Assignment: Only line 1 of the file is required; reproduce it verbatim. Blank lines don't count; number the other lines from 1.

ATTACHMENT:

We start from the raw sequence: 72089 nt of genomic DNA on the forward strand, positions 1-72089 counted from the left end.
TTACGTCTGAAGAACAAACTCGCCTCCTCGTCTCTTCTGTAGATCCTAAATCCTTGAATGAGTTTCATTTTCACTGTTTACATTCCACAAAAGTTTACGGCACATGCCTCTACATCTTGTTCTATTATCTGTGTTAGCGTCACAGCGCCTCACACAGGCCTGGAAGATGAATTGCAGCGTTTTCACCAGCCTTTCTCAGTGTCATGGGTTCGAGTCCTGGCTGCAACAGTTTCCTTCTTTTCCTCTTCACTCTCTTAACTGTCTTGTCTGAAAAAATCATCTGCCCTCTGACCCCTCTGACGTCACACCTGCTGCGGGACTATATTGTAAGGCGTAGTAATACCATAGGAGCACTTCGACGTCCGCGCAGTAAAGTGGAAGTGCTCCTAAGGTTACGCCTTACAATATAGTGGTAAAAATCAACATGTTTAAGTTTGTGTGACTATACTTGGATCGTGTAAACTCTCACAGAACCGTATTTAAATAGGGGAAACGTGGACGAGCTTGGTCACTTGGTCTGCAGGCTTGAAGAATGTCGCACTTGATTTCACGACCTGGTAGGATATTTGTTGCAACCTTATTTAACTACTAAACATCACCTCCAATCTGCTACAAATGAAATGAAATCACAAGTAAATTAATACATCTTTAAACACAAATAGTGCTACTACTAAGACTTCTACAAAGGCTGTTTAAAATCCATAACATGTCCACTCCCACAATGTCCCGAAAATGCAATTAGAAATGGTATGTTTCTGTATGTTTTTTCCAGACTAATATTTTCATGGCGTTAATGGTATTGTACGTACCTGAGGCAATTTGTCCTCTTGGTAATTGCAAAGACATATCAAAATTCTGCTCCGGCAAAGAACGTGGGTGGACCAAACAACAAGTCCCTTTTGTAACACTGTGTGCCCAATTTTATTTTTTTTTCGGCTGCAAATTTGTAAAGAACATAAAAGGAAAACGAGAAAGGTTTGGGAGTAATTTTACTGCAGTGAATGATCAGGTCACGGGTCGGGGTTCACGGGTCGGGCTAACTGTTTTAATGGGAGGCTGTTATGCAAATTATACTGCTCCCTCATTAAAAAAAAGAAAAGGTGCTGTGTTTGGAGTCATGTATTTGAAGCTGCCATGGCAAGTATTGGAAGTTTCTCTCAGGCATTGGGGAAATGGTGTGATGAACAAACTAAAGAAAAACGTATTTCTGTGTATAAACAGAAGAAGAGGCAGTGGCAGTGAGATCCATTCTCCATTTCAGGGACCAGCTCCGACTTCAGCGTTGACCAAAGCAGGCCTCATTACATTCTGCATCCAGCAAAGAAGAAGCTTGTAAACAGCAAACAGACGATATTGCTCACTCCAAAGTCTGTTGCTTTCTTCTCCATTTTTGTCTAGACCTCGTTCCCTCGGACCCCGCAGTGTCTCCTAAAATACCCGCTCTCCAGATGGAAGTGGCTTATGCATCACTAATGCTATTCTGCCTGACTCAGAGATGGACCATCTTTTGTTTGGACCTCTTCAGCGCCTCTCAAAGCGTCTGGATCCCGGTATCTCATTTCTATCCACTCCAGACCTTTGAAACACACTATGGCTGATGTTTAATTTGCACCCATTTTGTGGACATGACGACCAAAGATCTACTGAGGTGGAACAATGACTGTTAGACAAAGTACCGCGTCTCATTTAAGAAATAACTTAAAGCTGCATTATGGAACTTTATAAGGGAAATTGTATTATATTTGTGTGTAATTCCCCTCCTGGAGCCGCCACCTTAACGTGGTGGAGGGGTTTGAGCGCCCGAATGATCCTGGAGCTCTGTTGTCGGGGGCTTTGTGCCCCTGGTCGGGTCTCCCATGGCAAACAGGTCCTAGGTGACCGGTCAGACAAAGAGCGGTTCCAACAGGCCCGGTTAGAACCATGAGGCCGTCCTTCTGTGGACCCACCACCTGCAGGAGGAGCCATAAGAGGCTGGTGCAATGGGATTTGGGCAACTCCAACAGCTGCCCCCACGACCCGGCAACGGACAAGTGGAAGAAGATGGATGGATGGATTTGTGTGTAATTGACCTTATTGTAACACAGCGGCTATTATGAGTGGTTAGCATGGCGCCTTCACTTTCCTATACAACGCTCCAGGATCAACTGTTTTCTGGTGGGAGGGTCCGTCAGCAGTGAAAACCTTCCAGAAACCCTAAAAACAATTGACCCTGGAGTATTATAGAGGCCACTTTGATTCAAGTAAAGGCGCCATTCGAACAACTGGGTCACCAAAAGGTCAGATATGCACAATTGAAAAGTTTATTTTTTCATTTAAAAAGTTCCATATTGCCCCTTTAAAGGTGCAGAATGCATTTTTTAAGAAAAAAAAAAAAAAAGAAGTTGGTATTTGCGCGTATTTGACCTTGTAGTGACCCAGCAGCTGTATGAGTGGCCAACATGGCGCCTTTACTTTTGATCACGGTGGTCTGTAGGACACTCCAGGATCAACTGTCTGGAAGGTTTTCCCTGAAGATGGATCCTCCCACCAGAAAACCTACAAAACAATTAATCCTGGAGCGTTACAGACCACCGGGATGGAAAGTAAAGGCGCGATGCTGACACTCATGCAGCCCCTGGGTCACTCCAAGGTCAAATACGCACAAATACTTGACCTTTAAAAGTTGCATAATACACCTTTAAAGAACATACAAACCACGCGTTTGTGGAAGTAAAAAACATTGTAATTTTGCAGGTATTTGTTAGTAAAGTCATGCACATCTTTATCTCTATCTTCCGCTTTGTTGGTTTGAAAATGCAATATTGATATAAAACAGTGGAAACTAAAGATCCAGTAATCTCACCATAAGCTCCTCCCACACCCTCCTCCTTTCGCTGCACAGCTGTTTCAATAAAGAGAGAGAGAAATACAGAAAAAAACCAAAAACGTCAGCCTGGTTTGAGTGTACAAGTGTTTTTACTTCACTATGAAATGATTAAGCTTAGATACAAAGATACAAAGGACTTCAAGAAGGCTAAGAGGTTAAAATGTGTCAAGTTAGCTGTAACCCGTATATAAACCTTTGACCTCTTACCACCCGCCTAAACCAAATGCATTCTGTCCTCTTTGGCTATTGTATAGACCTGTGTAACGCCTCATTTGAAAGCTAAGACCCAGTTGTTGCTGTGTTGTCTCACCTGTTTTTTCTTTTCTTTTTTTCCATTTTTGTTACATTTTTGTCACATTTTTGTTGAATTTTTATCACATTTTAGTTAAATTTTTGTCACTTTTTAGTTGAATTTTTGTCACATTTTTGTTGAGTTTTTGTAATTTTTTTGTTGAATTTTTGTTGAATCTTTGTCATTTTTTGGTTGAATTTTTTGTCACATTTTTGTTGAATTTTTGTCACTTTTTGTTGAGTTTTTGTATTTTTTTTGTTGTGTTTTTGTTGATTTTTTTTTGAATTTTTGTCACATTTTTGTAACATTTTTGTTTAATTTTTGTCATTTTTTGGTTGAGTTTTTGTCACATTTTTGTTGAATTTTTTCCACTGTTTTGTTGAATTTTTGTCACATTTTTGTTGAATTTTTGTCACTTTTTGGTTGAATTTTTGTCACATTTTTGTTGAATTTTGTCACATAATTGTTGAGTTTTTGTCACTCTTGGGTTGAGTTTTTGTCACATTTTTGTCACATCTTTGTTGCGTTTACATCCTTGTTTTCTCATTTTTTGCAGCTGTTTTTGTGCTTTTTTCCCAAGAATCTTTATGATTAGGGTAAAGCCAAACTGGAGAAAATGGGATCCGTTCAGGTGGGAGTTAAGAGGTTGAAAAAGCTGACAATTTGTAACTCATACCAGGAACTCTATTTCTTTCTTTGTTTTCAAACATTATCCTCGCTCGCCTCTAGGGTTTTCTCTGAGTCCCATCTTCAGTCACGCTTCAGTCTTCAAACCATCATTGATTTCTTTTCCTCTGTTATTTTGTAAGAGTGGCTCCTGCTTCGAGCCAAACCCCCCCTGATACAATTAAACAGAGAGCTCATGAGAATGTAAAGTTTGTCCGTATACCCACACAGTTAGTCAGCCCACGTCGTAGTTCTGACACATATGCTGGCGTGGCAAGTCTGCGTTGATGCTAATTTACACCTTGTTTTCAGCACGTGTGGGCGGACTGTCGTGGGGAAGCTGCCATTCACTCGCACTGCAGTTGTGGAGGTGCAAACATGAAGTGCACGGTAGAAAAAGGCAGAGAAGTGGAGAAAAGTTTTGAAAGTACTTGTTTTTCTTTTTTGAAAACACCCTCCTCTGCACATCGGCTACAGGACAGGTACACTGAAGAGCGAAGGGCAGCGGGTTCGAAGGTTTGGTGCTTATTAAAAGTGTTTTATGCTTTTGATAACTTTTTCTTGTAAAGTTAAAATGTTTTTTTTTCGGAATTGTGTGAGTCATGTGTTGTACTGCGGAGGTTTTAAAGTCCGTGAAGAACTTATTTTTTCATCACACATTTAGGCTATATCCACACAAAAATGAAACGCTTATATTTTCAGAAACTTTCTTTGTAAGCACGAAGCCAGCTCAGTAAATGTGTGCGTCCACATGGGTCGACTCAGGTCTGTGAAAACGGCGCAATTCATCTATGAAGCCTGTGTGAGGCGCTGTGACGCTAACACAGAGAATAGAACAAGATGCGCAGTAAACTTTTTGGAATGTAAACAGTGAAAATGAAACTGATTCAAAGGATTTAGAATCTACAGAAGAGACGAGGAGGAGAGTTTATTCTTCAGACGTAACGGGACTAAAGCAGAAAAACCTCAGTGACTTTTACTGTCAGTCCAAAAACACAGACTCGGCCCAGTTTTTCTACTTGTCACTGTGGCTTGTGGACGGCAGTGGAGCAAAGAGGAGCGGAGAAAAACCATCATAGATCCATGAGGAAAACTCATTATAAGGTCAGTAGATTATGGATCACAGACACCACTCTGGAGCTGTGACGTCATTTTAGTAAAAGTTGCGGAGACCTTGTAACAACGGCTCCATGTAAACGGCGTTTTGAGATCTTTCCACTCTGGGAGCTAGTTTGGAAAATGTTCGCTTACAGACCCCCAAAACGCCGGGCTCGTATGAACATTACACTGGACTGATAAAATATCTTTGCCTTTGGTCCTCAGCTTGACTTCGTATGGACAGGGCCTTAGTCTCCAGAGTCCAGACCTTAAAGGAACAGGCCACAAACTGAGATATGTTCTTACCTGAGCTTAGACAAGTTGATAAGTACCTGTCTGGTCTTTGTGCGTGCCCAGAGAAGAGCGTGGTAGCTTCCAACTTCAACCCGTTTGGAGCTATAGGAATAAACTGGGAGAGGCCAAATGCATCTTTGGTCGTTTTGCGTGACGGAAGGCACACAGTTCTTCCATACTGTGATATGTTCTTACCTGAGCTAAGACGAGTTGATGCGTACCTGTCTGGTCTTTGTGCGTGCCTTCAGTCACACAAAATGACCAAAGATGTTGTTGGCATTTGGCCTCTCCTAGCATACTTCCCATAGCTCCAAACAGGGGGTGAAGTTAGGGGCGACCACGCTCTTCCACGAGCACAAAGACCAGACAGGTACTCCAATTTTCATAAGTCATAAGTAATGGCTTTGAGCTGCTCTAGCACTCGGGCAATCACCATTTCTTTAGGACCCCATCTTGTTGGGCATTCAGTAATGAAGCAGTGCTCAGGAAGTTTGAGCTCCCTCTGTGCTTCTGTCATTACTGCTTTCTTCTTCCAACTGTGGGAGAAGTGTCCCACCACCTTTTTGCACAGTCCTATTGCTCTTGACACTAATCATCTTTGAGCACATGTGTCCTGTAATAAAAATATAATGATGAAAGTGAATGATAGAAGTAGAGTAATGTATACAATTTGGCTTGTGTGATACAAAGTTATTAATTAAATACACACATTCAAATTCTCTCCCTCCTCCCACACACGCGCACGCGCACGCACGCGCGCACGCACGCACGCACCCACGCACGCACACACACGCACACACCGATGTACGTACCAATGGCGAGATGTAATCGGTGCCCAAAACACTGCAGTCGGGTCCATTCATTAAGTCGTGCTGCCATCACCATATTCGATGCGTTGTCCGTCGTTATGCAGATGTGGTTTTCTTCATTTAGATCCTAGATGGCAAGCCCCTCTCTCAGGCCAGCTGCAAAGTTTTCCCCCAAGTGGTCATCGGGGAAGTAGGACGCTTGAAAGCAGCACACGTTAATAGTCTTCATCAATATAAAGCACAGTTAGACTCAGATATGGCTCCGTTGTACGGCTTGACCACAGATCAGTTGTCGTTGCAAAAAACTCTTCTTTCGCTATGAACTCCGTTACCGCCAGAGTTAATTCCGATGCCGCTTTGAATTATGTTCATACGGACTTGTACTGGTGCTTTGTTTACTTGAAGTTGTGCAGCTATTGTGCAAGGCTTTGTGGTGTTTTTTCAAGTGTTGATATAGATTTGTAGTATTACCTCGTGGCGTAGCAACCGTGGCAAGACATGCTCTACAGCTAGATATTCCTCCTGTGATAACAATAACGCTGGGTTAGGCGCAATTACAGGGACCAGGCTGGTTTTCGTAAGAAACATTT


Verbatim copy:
We start from the raw sequence: 72089 nt of genomic DNA on the forward strand, positions 1-72089 counted from the left end.